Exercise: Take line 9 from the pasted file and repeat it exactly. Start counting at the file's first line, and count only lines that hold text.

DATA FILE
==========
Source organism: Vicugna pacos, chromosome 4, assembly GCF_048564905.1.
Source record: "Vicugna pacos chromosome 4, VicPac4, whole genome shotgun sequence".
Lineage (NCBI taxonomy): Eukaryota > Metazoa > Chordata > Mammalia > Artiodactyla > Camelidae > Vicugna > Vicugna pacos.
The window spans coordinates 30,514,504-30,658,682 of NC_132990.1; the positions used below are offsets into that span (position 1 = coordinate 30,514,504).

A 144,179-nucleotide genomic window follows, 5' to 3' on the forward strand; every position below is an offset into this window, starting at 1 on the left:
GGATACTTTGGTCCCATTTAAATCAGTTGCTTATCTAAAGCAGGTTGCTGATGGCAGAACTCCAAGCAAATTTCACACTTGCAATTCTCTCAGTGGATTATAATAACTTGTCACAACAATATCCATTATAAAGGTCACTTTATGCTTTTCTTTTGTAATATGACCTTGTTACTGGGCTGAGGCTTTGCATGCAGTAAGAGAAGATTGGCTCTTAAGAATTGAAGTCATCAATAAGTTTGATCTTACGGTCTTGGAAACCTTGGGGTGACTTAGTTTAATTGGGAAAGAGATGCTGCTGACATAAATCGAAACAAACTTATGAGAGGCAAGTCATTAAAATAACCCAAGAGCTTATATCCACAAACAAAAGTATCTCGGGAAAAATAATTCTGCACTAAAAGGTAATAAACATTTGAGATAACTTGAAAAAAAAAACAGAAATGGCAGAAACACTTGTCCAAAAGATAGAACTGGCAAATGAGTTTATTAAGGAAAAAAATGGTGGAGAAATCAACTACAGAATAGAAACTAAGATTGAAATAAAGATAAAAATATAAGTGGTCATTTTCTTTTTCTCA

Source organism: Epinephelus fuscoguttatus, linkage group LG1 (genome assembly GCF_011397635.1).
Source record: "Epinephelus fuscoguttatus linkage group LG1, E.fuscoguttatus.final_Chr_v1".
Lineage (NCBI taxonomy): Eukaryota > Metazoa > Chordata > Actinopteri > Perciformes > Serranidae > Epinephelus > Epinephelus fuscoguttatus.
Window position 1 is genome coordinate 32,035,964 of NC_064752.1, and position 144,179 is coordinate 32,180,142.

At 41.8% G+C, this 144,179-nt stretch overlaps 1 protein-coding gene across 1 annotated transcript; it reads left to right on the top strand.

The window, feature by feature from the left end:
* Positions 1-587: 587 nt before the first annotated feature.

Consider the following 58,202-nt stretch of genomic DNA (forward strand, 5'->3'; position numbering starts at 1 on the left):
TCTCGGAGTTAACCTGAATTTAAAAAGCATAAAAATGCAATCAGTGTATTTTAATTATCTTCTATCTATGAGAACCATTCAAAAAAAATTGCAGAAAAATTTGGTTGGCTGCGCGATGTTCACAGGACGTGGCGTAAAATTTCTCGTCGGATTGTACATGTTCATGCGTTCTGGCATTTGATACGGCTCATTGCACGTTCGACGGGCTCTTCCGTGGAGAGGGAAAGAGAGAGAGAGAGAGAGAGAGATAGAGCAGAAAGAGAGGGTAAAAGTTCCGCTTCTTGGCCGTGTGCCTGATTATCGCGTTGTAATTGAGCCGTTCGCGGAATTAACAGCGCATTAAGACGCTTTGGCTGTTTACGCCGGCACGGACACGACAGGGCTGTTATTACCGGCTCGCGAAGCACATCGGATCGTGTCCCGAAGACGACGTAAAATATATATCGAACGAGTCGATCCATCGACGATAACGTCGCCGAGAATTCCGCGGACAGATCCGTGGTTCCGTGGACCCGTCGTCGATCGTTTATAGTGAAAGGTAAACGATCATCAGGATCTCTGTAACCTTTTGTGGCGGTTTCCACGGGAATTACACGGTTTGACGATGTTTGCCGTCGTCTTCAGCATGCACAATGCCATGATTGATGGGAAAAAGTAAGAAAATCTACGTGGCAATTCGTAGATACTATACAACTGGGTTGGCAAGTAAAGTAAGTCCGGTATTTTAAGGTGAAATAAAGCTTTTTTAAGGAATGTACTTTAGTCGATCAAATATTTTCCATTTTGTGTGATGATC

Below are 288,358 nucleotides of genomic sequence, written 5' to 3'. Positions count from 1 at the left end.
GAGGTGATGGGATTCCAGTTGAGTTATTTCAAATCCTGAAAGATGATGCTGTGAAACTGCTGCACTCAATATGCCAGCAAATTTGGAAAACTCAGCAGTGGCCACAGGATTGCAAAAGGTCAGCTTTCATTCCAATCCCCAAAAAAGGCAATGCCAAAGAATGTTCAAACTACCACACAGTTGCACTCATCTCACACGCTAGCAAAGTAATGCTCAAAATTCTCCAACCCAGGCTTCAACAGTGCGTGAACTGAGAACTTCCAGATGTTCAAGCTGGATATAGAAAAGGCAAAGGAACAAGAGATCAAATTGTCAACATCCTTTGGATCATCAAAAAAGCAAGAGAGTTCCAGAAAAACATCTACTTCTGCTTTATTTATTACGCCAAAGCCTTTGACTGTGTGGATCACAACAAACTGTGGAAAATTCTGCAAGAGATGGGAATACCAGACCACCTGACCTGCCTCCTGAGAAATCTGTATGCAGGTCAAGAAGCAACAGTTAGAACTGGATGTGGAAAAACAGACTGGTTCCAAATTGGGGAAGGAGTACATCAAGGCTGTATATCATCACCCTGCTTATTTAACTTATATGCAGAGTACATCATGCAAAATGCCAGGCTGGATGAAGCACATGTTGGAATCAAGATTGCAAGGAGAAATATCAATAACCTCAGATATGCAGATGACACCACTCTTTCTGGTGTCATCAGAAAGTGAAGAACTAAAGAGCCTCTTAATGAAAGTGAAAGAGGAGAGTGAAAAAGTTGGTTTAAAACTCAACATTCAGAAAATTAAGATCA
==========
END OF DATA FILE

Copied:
Lineage (NCBI taxonomy): Eukaryota > Metazoa > Chordata > Actinopteri > Perciformes > Serranidae > Epinephelus > Epinephelus fuscoguttatus.